"For the first two weeks, I would wake up and check the news for the morning dose of fear broadcasts," Adam Neate's reports for Art in Uncertain Times, sharing a familiar response as he recalls his personal pandemic story. "What to do, what not to do, death tolls, how to stay safe, etc. Once I had a good understanding of the safety measures needed I finally decided to take a break from looking at the news as I naturally suffer from anxiety anyway." 


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As we seek out artists on and off the beaten path, we found the renowned British artist at his new home in Brazil, where his schedule has a lot in common with other studio artists. "To be completely honest, the lockdown hasn’t affected my day to day routine too much. With schools being canceled, my son has been taking his classes online with teachers using Zoom. They start every morning at 7.30am, though he seems to have the teacher talking in one window, a YouTube video playing in another, and in another he manages to be playing an online game! Once I’ve checked in on him to make sure he’s paying attention to the teacher I can start my day."

Thankfully, the pandemic hasn’t cancelled a favorite part of his day. "This involves me and my dog going on a coffee mission to my local paderia (bakery), where before the lockdown, you could enjoy a nice coffee and sit outside at one of their tables. The tables have been removed. There is just a hand-over coffee in a polystyrene cup now. We take it to my local park, or as I like to call it my local jungle, where I sit, face mask pulled under my chin, sipping the bitter, hot life-giving liquid, smoking cigarettes, sipping, smoking, sipping, smoking, throwing the occasional stick for my dog until the coffee has finished. Putting the mask back on again we head home. Luckily my studio is located under my house so I’ve been able to carry on working during this time."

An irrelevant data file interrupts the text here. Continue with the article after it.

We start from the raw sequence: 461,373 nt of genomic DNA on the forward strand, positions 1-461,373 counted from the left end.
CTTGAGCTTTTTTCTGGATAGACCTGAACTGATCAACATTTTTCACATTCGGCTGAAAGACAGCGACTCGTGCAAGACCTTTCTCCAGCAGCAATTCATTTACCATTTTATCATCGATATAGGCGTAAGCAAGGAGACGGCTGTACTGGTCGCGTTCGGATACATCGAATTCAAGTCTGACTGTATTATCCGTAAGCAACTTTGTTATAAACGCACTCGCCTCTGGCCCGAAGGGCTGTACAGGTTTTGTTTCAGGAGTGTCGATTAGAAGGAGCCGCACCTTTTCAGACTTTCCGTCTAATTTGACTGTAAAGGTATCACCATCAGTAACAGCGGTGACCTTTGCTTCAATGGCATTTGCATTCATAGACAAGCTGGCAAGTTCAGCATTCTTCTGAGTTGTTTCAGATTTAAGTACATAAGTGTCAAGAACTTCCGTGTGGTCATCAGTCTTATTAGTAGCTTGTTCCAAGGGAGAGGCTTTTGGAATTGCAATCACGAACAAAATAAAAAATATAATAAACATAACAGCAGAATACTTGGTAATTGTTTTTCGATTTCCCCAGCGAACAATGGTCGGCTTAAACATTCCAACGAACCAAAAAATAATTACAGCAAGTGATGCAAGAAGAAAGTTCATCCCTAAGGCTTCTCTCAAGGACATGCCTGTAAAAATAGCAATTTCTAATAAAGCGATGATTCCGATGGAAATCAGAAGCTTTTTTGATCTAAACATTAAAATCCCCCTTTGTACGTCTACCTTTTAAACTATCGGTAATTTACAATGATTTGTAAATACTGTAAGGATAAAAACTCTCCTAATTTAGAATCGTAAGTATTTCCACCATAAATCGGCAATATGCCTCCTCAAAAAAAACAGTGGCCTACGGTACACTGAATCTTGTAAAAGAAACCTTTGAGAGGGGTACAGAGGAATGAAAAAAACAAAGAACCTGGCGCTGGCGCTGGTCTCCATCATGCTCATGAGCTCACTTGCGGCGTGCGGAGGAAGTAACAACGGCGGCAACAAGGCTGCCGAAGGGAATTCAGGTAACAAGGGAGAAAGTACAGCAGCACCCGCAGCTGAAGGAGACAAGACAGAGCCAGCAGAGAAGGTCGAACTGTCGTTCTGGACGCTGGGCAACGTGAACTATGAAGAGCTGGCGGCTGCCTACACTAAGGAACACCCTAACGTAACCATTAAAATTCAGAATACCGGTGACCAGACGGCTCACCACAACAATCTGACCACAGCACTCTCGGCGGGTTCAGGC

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"Time for ritual number two: switching on the studio lights! Once the lights are on, the work begins! Or should. I usually use this time to procrastinate, check Instagram, smoke another cigarette, and think about what I’m doing. Then, hopefully, I start. I find that a good coffee buzz helps with this, kind of like nervous energy that you can surf on." 

Despite his self-deprecation, we’re sure that Neate is being productive, as we know he’s working on an upcoming solo show at New York’s Allouche gallery. The chosen routine of simultaneously working on numerous canvases seems to help provide an overview of the whole body of work. "I’m naturally a tortured soul when it comes to my work. A painting that looked okay last night may look terrible the next morning. Destroying work I’m not happy with to reuse the stretcher is, also, in a way. a ritual. My dog hates the sound of the staple gun though; it drives her crazy!"

Text compiled by Sasha Bogojev